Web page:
What is Hazardous Sports Insurance Coverage?
Travelers often forget about coverage for hazardous sports when they’re buying visitors insurance because many travelers may not know they will most likely need additional coverage for adventurous activities.
Even if you don't plan on participating in any hazardous activities before your trip and choose not to purchase hazardous sports insurance, you may change your mind when the opportunity arises. It’s important to understand this fact: visitors insurance plans exclude coverage for medical accidents that result from participating in adventure sports unless you have coverage for adventurous sports.
Very specifically, this means that if you participate in an activity that is excluded in your policy and you get injured, your medical bills will not be covered.
The cost of medical care is very high around the world. If you are injured in a tandem paragliding adventure offered by your all-inclusive resort, you could be facing tens or hundreds of thousands of dollars in medical expenses.
What is an Adventure Activity or Hazardous Sport?
Some of the more common hazardous activities defined in travel medical insurance policies include:
- Riding motorcycles or scooters (passenger and driver)
- Bungee jumping
- Water skiing
- Snow skiing and snowboarding
- Riding a snowmobile (passenger and driver)
- Hot air ballooning
- Zip lining
- Kayaking and whitewater rafting
Why Choose Adventure Coverage?
Travelers who plan on participating in adventurous activities, winter sports, and other hazardous sports should consider purchasing hazardous sports coverage with their travel medical insurance plan. If you’re a skier, kayaker, or hang-glider pilot, for example, you know you need hazardous activities coverage when you travel. If you plan to take the family on a whitewater-rafting trip through the Grand Canyon, your family will need this coverage.
If you don’t have adventure coverage with your insurance plan, be careful with those adventures you decide to do on the spur of the moment. If you are injured while participating in a hazardous activity as defined by your policy document, your insurance company will not pay for your medical treatment.
Travel Medical Insurance for Adventurers
You can get medical coverage for your favorite adventure activities with the right visitors insurance plan. Though you will need to be careful about the plan you choose and review the policy documentation carefully, many visitors insurance plans automatically cover some of the more common adventure sports, including snow skiing, snowboarding and SCUBA diving (above a certain depth).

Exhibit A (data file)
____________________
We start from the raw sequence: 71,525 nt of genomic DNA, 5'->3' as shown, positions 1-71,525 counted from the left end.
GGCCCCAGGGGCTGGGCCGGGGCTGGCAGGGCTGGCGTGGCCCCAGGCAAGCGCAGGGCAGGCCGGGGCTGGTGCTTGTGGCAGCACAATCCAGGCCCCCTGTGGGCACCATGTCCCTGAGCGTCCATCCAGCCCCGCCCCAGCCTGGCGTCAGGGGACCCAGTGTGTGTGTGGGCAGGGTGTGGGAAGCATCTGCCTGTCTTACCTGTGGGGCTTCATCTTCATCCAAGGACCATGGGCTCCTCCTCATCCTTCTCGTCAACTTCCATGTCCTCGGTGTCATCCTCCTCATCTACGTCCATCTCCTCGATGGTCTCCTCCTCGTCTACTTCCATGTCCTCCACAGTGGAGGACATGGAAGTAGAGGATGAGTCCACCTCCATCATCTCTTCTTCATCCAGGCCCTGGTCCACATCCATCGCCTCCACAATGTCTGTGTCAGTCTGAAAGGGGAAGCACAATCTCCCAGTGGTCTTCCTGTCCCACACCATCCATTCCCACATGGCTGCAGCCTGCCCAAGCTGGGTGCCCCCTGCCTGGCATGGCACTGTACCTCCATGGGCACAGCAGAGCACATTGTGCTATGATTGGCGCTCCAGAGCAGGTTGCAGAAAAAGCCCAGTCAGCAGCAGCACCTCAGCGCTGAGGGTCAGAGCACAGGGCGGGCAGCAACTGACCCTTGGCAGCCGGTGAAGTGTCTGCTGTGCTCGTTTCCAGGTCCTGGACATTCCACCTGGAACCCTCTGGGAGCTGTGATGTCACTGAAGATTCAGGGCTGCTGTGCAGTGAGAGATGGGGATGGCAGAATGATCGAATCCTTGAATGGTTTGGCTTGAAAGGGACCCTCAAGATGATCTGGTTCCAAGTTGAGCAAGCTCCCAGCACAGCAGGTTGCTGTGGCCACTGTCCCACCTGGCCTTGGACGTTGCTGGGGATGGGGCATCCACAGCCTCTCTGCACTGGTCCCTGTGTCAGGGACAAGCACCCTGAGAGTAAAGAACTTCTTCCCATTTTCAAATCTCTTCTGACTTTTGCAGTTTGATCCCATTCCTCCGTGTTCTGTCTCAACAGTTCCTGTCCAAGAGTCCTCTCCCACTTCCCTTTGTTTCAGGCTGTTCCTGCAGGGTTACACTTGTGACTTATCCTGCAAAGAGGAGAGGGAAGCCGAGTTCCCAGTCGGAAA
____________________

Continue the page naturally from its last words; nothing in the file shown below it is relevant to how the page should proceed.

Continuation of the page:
How Adventure Coverage Works
Some travel medical insurance plans include coverage for less extreme sports, and others let you add adventure coverage to your plan for a slightly higher premium. This coverage often allows for a wider range of activities than the standard adventure coverage.
Every plan has a long list of activities it will not cover and specifics about the exclusion. For example, some plans cover snow skiing as long as you stay on the trails and don’t ski in the backcountry. To avoid confusion, make sure you carefully review the policy documents.
Where to Buy Adventure Coverage
Many tour operators - even adventure tour operators - offer their own brand of insurance coverage and travelers often assume that this coverage includes the activities they will participate in.
In any case, it’s recommended that you buy visitors insurance directly from a travel medical insurance company that is not associated with a specific travel site because the travel sites choose policies that benefit their business, not you.
The best way to buy travel medical insurance with adventure coverage is through an independent site that lets you research the plans and review the coverage details ahead of time. You also get time to review the plan and even cancel it if it will not meet your needs.
Disclose Pre-existing Conditions Immediately
Claims are often denied as a result of the pre-existing medical conditions exclusion, so it’s important for a traveler to disclose any pre-existing medical conditions they have - even if they believe the condition is minor and will be treated soon after. Any medical emergency that is related to a prior condition means that the insurance company will not pay the traveler’s medical bills.
Pay Attention to Supporting Coverage
When you’re traveling for an adventure, it’s important not to isolate your focus solely on the travel medical coverage because you also need these types of supporting coverage with your plan:
- Emergency evacuations - to get you off the mountain and into a hospital quickly.
- Repatriation - to recover your mortal remains if you die on your trip.
- Travel assistance services - to arrange for evacuations and repatriation and help you find local medical facilities who can treat your injuries.
Every visitors insurance policy document is different. So it’s critical that a traveler carefully review their document to understand what is and, more importantly, what is not covered.